Donald Glover says he felt “weird” for not wanting to label his sexuality.
In an interview with Michaela Coel for GQ, the entertainers discussed Black identities, their critically-acclaimed television projects and how our current generation of social media users interact with each other online.
Coel, who recently earned unanimous praise for creating and starring in the BBC One drama I May Destroy You, said she believes that some Twitter users put on a persona, a “very specific, flattened [version].”
The star continued to discuss a book called The Corruption of Language, which is about the language used from generation and generation, saying “it’s so slippery and your understanding of something might not be my understanding of something, and extremism can adopt the language of the other extreme or of the oppressed.”
Glover then questioned why millennials are “stuck” in a narrative of using labels.
“There is security to being identified. “I’m a straight white male” or “I’m a gay Asian dancer” – you can find community easily and safely,” he explained.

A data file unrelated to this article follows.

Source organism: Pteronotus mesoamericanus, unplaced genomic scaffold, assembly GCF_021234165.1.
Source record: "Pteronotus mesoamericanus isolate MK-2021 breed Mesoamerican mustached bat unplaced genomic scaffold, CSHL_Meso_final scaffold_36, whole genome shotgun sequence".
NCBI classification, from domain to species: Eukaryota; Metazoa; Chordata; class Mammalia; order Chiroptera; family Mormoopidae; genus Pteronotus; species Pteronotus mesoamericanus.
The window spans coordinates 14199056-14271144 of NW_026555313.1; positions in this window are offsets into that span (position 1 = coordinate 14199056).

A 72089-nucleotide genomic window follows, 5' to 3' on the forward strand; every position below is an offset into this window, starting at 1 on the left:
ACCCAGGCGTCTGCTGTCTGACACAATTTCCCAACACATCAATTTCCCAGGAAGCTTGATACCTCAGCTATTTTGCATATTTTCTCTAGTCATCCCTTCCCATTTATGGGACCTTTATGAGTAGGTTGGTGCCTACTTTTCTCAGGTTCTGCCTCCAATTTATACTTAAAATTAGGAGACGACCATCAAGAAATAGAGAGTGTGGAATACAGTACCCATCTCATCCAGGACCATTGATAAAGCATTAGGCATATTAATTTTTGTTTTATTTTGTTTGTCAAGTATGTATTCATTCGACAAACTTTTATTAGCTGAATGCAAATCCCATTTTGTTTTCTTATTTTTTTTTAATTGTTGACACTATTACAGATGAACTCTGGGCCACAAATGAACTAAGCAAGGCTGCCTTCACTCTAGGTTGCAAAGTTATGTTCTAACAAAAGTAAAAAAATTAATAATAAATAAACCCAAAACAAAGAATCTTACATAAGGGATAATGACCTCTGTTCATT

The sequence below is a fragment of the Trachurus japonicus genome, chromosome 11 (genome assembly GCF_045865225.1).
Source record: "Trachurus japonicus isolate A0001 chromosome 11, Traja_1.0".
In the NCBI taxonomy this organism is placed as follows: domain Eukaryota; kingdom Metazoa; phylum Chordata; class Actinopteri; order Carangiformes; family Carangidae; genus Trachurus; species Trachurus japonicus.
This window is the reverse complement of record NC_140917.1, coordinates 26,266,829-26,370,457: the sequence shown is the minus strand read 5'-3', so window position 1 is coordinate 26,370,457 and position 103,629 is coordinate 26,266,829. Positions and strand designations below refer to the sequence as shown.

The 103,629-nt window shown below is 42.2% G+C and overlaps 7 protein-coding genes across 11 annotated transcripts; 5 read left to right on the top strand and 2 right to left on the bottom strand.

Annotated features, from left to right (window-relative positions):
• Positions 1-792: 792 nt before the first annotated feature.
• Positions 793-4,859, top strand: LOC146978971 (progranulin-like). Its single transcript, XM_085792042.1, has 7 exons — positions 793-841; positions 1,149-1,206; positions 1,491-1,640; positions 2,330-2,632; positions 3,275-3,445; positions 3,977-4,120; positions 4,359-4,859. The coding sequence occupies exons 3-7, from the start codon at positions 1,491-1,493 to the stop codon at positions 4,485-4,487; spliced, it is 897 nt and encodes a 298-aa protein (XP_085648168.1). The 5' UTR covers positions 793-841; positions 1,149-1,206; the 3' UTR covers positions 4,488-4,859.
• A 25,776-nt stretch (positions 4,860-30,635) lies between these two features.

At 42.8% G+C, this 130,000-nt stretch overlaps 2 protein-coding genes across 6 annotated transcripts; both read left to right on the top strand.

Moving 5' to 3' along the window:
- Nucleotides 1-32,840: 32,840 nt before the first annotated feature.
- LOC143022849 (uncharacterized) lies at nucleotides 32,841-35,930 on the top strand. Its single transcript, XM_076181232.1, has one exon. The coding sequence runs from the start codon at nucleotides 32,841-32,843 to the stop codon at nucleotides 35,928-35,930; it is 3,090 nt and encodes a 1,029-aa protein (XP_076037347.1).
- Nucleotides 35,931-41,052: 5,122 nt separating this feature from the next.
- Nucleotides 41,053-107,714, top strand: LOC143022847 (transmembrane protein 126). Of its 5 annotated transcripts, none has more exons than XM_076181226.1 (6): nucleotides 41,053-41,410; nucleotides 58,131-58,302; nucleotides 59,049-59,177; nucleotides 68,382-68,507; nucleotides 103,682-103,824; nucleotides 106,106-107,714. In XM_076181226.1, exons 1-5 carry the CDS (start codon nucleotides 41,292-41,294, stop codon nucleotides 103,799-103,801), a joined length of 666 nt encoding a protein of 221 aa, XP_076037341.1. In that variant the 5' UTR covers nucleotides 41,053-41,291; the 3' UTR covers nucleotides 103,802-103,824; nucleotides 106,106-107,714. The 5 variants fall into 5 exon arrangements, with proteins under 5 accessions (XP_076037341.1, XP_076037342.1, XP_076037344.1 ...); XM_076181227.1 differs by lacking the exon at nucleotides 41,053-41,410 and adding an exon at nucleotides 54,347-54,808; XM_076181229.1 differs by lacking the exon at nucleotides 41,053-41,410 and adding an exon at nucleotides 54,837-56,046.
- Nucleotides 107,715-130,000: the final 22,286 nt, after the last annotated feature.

“Instead of being like, “Man, I really don’t know…” Most of my college years were me being like, “I don’t know what I like.” I had friends who asked, “Are you gay?” And I’d be like, “I sort of feel like I am because I love this community.”
“You know? But maybe I’m not? And I always was trying to figure out, “Am I weird for not wanting to label it?” Yet, also, I never felt completely safe in just one place.”
When asked by Coel, “In what way did you not feel safe?” the Community star responded: “One time I was really close with this guy – a white guy. I was like, “Oh, man, this guy’s my friend.” And then one day we went to the mall and some black kids ragged on his shorts.
“He turned to me and said, “There are black people and then there are n*****s.” My brain, my heart… It was really intense, so I go home and I tell my dad. To his credit, he sat there for a minute and just thought about it and then he said, “What do you feel? That’s the most valuable thing right now.”
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Author: Sam Damshenas